Both of my antiques suffer from the undercar coating as well and to date, the only fix I've come up with is to extend the draft tube a bit lower.

Pat

Posted on: 2015/9/22 14:34
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Re: How to add a PCV Valve to a 1949 Packard
#3
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Packard 1948
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- other changes you may have needed to make in order to not rob too much vacuum from the engine manifold.

The PCV valve robs almost no vacuum from the intake because it is a calibrated hole with a spring loaded piston. The amount of vacuum leak is negligible. Only needed change is a slight idle enrichment adjustment.


- Did you simply block the existing draft tube hole?

Removed the draft tube and stuck a rubber grommet in it's place.


- Did you add any restriction to the Oil Filler Cap?

No. It already has a mesh filter so all I did was clean it in the solvent tank and squirt some oil in it and let the oil flow through the mesh.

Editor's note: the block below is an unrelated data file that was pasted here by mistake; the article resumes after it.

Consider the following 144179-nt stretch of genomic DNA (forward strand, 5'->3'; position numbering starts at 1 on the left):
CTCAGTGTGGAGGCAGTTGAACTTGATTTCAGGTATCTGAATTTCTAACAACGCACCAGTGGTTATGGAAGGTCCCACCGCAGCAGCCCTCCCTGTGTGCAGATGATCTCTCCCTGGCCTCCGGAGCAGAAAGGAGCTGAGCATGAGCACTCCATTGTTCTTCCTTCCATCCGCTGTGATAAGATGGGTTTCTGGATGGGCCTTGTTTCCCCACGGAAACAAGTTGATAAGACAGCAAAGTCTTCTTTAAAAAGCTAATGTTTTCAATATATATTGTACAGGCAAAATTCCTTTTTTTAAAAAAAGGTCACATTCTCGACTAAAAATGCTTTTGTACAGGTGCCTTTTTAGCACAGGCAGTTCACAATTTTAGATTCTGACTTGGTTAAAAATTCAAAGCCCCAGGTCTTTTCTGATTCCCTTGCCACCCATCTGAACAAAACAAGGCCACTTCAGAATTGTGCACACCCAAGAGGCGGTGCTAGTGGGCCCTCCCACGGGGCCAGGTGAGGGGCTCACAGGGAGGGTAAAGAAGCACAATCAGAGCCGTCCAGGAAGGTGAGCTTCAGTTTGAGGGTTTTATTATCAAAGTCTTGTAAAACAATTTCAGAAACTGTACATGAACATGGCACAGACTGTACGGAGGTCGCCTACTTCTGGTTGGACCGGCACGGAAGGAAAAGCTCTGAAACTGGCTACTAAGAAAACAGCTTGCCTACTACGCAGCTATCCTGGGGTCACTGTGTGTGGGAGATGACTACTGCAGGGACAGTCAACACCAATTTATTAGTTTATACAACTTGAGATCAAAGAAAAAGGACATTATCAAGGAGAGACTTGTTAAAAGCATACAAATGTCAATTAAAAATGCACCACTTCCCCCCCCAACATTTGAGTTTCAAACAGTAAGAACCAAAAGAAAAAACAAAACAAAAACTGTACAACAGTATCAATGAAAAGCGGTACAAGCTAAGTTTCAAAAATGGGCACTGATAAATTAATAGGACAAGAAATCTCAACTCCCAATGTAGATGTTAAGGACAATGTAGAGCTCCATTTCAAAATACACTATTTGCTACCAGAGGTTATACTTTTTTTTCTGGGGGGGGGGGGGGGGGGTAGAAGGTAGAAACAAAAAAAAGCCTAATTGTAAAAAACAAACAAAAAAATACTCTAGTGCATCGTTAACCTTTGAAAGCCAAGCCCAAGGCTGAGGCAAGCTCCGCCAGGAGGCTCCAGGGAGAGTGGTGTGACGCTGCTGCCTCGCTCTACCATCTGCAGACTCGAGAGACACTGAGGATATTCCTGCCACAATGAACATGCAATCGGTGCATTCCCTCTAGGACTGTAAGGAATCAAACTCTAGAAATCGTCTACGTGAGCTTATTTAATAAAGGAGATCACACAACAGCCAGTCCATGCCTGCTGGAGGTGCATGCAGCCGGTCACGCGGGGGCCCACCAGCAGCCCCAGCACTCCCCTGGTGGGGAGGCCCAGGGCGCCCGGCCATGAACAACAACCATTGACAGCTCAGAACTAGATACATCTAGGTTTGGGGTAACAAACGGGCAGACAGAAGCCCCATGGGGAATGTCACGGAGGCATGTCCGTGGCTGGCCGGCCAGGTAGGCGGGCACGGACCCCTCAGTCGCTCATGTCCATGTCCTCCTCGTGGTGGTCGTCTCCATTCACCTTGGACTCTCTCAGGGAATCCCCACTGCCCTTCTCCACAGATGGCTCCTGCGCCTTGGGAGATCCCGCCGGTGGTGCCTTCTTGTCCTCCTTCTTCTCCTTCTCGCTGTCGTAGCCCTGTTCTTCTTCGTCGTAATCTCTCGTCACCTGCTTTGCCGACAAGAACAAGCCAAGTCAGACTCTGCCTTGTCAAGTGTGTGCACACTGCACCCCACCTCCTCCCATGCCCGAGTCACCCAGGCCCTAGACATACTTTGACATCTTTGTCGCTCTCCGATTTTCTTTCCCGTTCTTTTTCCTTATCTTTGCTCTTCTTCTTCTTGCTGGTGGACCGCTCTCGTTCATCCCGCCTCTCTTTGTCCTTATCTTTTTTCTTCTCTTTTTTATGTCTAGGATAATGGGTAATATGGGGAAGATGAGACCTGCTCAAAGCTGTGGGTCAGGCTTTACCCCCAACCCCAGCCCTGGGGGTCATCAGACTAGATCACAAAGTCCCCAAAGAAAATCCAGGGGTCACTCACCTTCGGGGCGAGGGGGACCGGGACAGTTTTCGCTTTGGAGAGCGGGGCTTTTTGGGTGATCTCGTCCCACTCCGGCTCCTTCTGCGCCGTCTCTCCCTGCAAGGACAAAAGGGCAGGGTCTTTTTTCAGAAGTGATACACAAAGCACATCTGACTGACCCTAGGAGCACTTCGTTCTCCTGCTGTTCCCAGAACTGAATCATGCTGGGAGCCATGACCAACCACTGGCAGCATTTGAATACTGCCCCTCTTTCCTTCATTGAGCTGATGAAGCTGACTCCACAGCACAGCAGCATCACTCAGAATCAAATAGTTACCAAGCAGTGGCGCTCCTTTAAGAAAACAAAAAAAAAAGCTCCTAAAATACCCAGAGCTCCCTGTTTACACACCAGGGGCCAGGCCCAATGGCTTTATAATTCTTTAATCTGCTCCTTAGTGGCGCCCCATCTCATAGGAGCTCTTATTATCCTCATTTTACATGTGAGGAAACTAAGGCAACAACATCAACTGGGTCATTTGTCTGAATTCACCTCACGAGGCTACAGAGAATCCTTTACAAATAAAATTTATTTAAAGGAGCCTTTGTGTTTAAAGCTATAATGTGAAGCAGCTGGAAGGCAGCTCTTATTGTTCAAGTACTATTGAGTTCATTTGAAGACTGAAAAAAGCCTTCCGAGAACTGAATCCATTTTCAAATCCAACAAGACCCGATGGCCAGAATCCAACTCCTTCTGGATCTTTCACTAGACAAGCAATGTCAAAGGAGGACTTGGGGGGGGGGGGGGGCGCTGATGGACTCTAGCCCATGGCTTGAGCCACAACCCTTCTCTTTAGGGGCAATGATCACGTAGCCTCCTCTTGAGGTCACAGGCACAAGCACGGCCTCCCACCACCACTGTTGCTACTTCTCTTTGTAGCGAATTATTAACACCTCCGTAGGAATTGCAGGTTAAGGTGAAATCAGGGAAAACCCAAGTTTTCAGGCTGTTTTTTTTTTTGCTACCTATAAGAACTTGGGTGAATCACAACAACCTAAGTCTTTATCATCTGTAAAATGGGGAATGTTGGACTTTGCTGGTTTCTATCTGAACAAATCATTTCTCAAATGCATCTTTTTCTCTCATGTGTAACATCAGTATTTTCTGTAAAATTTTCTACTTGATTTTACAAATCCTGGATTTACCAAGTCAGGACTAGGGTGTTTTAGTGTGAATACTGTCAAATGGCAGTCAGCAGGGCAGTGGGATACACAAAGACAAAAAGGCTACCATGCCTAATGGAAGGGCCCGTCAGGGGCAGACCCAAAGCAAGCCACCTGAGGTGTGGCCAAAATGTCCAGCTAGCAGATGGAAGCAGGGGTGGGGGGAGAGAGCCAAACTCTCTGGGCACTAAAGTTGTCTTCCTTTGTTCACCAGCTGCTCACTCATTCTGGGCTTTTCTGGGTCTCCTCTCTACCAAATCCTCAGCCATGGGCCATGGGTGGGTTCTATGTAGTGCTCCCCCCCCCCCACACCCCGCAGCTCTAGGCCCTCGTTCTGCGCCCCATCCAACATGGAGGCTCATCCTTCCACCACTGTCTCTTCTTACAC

- Are you able to report on power & economy effects?

Nope...the previous engine was essentially a 5.5 cylinder but now with all new exhaust valves it REALLY purs like a kitten. At first I was a little concerned because it seemed to run rough however with the help from this forum I was able to hot adjust the valves and after a bit of wear in it REALLY runs smooth.

Power wise she does not break any speed records however the new paint on the engine and the buffed out exterior paint job I am confident I have shaved off a couple of tenths from my 100 foot and quarter mile ETs. Additionally less sludge on the bottom of the car will increase gas mileage a bit. WIN/WIN/WIN if you ask me!!!